The University Record, January 21, 2002

Urban designs featured at TCAUP Charrette

By Dana Ondrei Fair

A charrette design team surveys downtown Detroit and collects photos that will help in their planning. (Photo courtesy of the TCAUP)
What is a “charrette?” In the late 19th century, French architecture students would work day and night preparing Grand Prix de Rome competition entries. Completed drawings were collected on small carts, or charrettes, on which some students would ride and perfect their pieces en route.

The newly revived word describes what took place January 11–15 at the Detroit 2002 Urban Design Charrette, sponsored by the A. Alfred Taubman College of Architecture and Urban Planning (TCAUP), the workshop host was Detroit Edison, Ford Motor Company and Gem Theatre. The intensive five-day workshop bustled with activity as nationally renowned architects and urban planners led teams of students from TCAUP, University of Detroit-Mercy and Cass Technical High School in developing fascinating, yet practical design concepts for downtown Detroit.

The first day began with a guided walking tour. Featured landmarks were a what’s what of the city’s past, present and future— Woodward, Gratiot, Washington Boulevard, Time Square, Harmonie Park, Campus Martius, the Madison Theatre, the Fox Theatre, Comerica Park and Ford Field. Particular attention is being focused on the sports and entertainment district of Detroit in anticipation of Superbowl XL, scheduled for Ford Fieldhouse in 2006.

Douglas Kelbaugh, dean of TCAUP, gave the charge during the afternoon session, admonishing the design teams that a suburban development mindset is invading the urban arena and potentially “sucking the life out of the city.”

Area stakeholder Gary Targow, Campus Martius, provided insight into projects already in place, such as plans to redevelop the old Motown building. Charrette participants were rallied by other speakers, such as David DiChiera, the powerhouse behind the Detroit Opera Theatre; visionary Chuck Forbes, who during the ’70s purchased the neglected Gem and State Theaters; and Denise Illitch, Olympia Entertainment, who traveled the country and discovered how depressed urban areas are making successful comebacks.

For three days teams participated in the grueling process of reviewing, brainstorming, conceptualizing, sketching and eventually organizing their ideas into dynamic presentations. On day five, modern day charrettes (cars and vans by any other name) carried the presentations to the Gem Theatre, where the teams featured their works.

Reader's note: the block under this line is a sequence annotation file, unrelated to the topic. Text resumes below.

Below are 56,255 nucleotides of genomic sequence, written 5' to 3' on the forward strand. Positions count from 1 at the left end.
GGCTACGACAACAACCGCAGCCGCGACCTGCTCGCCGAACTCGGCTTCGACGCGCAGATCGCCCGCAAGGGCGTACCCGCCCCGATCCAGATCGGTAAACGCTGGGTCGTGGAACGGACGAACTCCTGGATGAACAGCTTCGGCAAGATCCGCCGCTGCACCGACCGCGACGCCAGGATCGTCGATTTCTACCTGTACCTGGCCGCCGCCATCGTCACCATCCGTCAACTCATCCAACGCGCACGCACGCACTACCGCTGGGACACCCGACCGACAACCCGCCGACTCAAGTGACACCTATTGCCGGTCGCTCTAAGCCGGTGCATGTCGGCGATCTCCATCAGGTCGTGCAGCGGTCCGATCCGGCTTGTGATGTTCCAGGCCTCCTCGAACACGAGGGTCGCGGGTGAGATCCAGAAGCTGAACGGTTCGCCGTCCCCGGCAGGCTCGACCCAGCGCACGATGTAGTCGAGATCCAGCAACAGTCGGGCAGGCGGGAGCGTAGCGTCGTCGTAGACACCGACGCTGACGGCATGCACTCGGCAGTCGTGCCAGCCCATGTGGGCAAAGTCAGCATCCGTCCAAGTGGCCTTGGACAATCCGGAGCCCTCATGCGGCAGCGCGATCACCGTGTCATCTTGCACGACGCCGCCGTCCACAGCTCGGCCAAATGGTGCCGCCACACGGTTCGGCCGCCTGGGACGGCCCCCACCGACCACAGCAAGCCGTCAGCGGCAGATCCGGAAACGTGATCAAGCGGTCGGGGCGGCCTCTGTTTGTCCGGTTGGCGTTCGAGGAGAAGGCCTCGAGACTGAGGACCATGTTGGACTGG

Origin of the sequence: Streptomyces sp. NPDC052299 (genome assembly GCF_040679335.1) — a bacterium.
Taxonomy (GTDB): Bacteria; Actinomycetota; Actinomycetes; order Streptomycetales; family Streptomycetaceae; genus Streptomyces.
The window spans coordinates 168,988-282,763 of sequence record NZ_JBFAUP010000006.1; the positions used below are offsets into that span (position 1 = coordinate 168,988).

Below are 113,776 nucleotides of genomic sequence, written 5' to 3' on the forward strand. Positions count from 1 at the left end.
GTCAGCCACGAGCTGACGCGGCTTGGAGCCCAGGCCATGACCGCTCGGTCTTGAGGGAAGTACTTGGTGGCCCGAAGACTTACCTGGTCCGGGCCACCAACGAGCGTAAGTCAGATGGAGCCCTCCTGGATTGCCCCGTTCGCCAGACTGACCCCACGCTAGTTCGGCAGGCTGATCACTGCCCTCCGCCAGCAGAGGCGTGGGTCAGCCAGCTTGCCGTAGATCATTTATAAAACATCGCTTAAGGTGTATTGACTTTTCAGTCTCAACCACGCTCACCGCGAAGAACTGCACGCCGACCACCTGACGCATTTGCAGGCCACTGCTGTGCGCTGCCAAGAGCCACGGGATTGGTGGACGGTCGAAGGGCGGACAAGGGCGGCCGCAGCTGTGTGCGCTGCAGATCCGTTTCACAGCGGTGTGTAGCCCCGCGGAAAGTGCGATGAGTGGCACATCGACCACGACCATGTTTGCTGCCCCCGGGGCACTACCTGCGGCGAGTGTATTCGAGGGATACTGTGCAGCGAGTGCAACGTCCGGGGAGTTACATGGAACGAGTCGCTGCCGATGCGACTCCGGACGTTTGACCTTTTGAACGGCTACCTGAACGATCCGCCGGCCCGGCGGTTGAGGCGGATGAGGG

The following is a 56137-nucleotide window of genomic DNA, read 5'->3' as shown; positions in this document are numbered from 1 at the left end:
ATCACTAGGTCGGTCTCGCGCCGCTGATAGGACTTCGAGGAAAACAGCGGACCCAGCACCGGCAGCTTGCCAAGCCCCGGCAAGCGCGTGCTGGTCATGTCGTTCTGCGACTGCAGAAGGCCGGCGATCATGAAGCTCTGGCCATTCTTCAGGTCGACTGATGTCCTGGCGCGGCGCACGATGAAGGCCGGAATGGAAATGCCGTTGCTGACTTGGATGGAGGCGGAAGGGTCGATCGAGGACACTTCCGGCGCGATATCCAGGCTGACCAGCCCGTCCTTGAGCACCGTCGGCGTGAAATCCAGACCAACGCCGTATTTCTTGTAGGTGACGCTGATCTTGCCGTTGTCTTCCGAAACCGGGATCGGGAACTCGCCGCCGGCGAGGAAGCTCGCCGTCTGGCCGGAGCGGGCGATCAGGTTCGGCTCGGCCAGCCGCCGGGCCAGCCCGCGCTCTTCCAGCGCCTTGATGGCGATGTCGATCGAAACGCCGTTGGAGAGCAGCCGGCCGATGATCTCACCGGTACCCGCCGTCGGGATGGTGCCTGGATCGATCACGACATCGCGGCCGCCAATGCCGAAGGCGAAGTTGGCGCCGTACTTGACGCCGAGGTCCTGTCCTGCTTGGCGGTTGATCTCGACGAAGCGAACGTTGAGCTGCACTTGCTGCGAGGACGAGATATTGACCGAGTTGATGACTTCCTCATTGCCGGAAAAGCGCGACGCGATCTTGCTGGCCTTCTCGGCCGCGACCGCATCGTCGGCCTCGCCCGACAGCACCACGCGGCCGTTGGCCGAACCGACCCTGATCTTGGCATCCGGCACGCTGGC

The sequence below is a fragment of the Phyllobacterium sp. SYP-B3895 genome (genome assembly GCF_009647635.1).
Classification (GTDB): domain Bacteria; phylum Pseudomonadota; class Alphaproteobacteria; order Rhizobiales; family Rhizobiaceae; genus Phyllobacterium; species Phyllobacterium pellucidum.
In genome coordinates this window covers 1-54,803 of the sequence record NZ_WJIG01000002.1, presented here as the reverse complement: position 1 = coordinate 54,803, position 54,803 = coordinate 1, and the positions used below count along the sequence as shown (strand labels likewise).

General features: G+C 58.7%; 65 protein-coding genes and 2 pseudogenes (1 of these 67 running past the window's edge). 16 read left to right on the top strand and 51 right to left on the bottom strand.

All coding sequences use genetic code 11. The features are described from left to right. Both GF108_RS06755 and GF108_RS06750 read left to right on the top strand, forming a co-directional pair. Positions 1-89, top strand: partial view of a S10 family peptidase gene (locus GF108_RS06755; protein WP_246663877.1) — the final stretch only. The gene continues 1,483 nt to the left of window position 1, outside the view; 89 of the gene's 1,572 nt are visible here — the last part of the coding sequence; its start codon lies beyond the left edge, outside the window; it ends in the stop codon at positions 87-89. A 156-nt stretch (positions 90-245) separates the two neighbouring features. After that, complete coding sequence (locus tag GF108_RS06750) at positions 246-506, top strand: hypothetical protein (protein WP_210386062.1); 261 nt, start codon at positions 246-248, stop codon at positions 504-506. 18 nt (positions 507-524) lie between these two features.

Team 1 (presenters: Miriam Gusevich, Catholic University, Washington, DC) felt that freeways, operating as a moat around downtown, isolate neighborhoods. The group proposed that certain streets could become more intimate by widening the sidewalks, allowing for cafes and strolling areas. Grand River Park and Time Square Plaza could benefit from landscaping.

The Taubman CAUP Charrette team in Detroit (Photo by Marcia Ledford, U-M Photo Services)
Attributing social, political, cultural and economic issues to the city’s current state, Team 2 (presenters: Max Bond, Davis Brody Bond, New York) cautioned that clever urban design concepts would not address the larger issues. The charrette audience, more than 300 strong, applauded when the team shared that no provisions were made for parking, instead focusing on filling empty spaces and buildings. Visitors should park elsewhere and take advantage of various forms of public transportation, such as electric buses. As for the People Mover, the team said it is impractical and should be removed. Besides streetscapes, a greenway plan could wrap the city with an “emerald necklace,” possibly becoming what Central Park is to New York. Quality urban schools are required to attract and keep families with children settled downtown.

Titling their presentation “The Stuff of Daily Life,” Team 3 (presenters: Ken Greenberg, Greenberg Consultants, Toronto) fondly referred to the design area as the Golden Banana. They said strategic public investments and subsidies are needed to accelerate housing and small-scale commercial enterprises. Street edges require reinforcement with street-level businesses that would bring activity to the “urban neighborhood.” Novel concepts included a “jazz alley.”

Team 4 (presenters: Damon Leverett, Albert Kahn Associates, Detroit) titled their presentation “How I Learned to Stop Worrying and Love Detroit.” Focusing on the importance of neighborhoods, the group emphasized quality urban living, various and unique residential options, and pedestrian-friendly environments. For example, city dwellers living in townhouses and garden apartments could take advantage of urban green space, providing opportunities for health-conscious and aged individuals. Borrowing from the energy of the mega-sports facilities, the team said a community-based sports complex would bring balance in the form of non-professional sporting events. High-profile retail would animate the area, as would the development of secondary uses for stadium complexes.

The Public Arts Team (presenter: Yvette Amstelveen, InsideOut, Detroit) added color and artistry to the city. The team envisioned downtown with sculptured art featuring ethnocentric garb, sidewalk poetry, mosaic and tiled street works, colored sidewalks, theater-based window displays, artist-inspired bus stops and rotating art exhibits.

Now that the presentations are complete, TCAUP faculty will lead follow-up winter term studios to develop concepts. This summer, the college will produce a book with fully conceptualized charrette ideas. More information is available about this and past charrettes at